A post of instagram

Defined by images of journal spreads, calligraphy headers, neat desk-surfaces with coloured pens and often MacBook screens with productivity applications running, studyblrs are peak organisation porn. The studyblr owners take great pains to showcase their desk set-up, create aesthetic journal spreads with their own sketches or drawings, and often apply a filter on their study photography that keeps their feed ‘consistent,’ akin to fashion and travel bloggers.  

When Alycia, 20, a first-year university student first started her studyblr on Instagram in 2017, she felt that it was simply a way to showcase what she had already been doing: “making pretty notes and using my planner.” She would post her handwritten notes for subjects like Biology and Chemistry on social media, incorporating her entire desk-space and schedule into the images.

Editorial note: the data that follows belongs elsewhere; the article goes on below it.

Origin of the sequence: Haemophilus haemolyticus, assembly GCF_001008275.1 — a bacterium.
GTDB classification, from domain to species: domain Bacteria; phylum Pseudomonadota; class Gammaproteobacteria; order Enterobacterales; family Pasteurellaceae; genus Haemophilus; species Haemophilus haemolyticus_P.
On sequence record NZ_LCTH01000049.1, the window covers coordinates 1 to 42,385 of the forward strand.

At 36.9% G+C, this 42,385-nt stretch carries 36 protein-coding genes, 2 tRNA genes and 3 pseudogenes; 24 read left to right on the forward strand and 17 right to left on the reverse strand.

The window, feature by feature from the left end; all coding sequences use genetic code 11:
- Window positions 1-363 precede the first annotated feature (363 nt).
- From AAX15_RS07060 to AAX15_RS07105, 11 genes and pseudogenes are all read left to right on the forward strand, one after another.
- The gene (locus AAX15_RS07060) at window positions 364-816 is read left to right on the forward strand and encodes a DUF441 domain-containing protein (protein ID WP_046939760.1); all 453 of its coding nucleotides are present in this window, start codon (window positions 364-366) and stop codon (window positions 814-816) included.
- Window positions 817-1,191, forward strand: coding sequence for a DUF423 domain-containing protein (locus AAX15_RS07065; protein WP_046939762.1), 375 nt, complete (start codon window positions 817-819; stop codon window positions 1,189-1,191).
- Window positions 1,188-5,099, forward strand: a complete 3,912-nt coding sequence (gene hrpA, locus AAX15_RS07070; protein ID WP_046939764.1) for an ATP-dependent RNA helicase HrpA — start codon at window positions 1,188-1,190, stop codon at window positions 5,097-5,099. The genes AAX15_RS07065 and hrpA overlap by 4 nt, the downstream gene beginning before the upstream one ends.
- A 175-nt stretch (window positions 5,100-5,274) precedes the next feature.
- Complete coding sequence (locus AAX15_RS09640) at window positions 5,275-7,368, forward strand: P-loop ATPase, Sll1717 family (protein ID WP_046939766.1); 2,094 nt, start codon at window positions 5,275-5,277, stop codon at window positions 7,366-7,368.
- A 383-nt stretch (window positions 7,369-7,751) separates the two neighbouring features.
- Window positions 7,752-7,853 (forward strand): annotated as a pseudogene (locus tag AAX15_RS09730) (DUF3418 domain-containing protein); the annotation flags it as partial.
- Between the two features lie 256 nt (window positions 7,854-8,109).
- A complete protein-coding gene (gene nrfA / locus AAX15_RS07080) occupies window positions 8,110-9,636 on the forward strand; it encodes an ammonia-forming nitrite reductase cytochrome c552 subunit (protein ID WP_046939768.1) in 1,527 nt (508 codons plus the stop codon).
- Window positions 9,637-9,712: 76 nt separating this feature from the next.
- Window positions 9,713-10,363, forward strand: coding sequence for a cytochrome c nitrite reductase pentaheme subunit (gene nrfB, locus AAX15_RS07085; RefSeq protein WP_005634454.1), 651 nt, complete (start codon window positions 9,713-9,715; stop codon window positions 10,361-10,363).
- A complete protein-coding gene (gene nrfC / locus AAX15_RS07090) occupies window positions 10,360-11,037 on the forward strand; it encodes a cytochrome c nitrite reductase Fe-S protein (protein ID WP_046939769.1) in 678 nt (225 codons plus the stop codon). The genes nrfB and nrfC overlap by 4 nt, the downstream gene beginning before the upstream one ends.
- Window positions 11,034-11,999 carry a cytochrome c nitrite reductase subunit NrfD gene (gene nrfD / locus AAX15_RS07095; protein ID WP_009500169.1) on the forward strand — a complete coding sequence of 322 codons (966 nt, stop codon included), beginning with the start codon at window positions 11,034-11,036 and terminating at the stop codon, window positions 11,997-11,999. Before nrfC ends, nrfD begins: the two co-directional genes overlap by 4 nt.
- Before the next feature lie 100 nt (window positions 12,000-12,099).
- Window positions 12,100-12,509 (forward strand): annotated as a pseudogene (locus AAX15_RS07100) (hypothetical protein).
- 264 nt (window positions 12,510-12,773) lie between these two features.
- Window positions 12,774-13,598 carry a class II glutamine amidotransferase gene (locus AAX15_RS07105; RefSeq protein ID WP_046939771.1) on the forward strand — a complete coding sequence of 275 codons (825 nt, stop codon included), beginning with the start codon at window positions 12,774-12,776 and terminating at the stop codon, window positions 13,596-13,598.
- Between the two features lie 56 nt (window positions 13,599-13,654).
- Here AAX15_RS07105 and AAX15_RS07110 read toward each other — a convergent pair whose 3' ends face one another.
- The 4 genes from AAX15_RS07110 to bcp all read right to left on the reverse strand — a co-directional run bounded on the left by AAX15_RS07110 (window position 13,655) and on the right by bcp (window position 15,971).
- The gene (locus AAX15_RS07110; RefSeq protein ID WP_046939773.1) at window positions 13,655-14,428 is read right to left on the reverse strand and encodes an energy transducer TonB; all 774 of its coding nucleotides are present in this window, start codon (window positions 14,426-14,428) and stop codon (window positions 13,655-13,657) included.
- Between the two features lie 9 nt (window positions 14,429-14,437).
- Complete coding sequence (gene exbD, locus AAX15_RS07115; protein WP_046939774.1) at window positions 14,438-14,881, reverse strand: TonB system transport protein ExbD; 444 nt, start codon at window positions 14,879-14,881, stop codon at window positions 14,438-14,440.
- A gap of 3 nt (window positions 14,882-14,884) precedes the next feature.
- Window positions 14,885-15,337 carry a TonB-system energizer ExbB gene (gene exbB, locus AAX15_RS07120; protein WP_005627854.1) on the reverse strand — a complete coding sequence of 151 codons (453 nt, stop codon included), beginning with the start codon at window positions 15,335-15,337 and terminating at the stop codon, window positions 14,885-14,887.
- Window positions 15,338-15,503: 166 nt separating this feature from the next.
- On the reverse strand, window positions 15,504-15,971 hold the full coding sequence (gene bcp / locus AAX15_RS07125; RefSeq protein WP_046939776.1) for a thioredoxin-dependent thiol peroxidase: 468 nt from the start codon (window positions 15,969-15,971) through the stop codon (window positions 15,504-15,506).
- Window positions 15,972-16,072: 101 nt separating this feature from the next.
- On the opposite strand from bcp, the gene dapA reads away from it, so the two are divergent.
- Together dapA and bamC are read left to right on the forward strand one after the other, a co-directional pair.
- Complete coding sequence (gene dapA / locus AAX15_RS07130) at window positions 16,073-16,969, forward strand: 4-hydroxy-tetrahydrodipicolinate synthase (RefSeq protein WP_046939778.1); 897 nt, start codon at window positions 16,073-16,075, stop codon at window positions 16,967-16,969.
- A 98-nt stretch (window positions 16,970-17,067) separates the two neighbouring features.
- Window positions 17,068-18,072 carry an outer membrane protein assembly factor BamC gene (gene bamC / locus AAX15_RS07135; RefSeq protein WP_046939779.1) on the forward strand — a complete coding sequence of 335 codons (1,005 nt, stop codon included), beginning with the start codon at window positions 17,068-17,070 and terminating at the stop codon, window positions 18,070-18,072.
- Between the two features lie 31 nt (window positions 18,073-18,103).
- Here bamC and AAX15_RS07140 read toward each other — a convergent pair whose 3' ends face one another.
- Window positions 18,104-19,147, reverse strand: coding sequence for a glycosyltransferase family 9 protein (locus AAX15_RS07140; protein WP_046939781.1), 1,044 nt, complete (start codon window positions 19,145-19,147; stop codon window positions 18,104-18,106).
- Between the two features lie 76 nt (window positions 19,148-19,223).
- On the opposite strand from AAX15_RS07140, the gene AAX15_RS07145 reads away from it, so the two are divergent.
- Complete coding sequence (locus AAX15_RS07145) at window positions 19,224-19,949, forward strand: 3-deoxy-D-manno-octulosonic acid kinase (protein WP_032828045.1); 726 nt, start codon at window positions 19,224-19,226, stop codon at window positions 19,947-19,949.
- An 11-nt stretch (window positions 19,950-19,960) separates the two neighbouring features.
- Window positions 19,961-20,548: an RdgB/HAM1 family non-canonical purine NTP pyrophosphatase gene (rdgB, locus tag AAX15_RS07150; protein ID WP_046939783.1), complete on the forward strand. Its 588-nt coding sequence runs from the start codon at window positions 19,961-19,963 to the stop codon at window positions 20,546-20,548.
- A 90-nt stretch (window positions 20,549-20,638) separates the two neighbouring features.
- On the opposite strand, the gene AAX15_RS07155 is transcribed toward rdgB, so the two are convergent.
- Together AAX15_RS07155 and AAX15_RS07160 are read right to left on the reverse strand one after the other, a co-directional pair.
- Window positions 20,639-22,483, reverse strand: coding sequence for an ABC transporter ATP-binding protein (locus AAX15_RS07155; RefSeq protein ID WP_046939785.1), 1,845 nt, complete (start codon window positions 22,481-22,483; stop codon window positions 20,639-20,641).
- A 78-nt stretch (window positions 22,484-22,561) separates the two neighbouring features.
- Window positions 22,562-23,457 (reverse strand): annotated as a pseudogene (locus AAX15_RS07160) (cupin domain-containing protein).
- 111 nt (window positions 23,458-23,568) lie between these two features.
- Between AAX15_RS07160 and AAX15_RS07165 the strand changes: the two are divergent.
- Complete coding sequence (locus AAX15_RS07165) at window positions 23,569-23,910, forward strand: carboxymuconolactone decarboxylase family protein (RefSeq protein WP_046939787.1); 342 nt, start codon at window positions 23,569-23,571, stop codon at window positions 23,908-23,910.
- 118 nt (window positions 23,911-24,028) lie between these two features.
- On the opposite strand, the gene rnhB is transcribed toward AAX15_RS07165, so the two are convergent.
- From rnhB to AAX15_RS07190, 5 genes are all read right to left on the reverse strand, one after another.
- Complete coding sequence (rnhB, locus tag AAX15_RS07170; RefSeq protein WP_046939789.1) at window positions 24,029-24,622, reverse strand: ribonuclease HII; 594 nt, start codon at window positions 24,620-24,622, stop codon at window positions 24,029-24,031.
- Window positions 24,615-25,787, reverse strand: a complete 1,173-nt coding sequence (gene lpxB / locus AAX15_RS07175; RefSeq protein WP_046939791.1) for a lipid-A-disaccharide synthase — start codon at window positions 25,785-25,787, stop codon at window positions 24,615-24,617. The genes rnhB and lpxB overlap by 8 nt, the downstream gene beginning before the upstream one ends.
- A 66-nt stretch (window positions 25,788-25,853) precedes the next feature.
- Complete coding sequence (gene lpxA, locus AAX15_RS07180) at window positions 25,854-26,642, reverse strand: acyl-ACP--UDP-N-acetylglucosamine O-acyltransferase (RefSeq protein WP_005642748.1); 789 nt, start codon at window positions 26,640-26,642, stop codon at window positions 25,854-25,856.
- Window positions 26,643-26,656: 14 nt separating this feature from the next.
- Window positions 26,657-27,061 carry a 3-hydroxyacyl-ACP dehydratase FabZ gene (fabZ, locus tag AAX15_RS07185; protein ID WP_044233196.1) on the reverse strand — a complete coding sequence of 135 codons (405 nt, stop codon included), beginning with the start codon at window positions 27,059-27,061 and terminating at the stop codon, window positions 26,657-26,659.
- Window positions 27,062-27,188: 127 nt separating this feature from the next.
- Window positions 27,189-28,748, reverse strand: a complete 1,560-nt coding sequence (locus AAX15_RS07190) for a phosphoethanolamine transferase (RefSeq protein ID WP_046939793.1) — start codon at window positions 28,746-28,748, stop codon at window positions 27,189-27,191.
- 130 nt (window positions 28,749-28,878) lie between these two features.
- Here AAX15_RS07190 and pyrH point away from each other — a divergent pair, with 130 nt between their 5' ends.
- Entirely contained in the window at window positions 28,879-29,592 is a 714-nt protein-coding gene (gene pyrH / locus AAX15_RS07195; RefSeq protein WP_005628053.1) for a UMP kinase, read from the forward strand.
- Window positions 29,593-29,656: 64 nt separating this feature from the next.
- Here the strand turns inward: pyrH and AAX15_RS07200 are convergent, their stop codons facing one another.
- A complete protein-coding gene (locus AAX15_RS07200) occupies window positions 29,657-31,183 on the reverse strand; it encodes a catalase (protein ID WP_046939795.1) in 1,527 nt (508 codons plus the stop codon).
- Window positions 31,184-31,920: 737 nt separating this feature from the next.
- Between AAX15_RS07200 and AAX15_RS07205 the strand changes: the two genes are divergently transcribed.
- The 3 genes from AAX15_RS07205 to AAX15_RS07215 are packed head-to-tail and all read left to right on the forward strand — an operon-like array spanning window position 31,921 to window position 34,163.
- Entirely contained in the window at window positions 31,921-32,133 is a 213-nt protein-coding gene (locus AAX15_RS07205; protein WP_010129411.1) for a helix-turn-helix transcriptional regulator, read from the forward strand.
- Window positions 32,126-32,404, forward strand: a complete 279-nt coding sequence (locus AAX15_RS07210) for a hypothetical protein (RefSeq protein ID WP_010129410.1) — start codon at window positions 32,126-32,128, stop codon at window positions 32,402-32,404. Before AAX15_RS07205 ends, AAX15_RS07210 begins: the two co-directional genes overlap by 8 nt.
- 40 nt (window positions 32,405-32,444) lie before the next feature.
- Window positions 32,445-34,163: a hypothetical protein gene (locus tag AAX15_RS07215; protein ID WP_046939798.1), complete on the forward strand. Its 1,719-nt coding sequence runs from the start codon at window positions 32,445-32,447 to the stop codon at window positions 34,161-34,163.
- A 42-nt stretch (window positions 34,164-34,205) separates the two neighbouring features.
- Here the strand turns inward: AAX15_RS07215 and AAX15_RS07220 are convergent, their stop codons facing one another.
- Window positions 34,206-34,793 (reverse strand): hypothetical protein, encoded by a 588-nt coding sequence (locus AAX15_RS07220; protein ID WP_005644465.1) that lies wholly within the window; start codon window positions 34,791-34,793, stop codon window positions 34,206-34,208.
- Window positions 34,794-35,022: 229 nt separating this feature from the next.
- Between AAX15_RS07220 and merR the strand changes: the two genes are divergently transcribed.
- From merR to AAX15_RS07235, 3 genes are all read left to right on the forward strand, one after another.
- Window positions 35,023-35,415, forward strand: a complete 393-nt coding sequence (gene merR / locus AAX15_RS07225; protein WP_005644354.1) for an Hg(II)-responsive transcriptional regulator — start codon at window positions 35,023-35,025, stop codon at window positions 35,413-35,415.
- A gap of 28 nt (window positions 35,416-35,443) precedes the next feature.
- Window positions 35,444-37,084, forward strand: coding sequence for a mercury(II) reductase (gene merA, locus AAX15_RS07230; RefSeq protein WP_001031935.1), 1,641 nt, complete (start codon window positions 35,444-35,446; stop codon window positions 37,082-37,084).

A post of Instagram

“I used to love writing, so I hand-wrote everything. Even when my school gave me notes, I would find it helpful to hand-write everything.” As an O-Level student juggling many subjects, Alycia didn’t find it a chore to produce notes consistently, as it was already a practice built into her schedule. “I would simply schedule a time each week to shoot my desk and my notes, and edit the pictures later on.”

“When I first started, my ‘signature’ pen was a simple black gel ink”, she remarks, smiling. Now, the specifics of Alycia’s studyblr can be defined by her flowy, cursive handwriting with the help of brush-pens, dried flowers, and her journal. “Having a pretty desk space motivates me - seeing how I can organise items and photograph it in an aesthetic manner keeps me on track with planning and studying. That’s why I put in the time and effort to set up such an elaborate space.”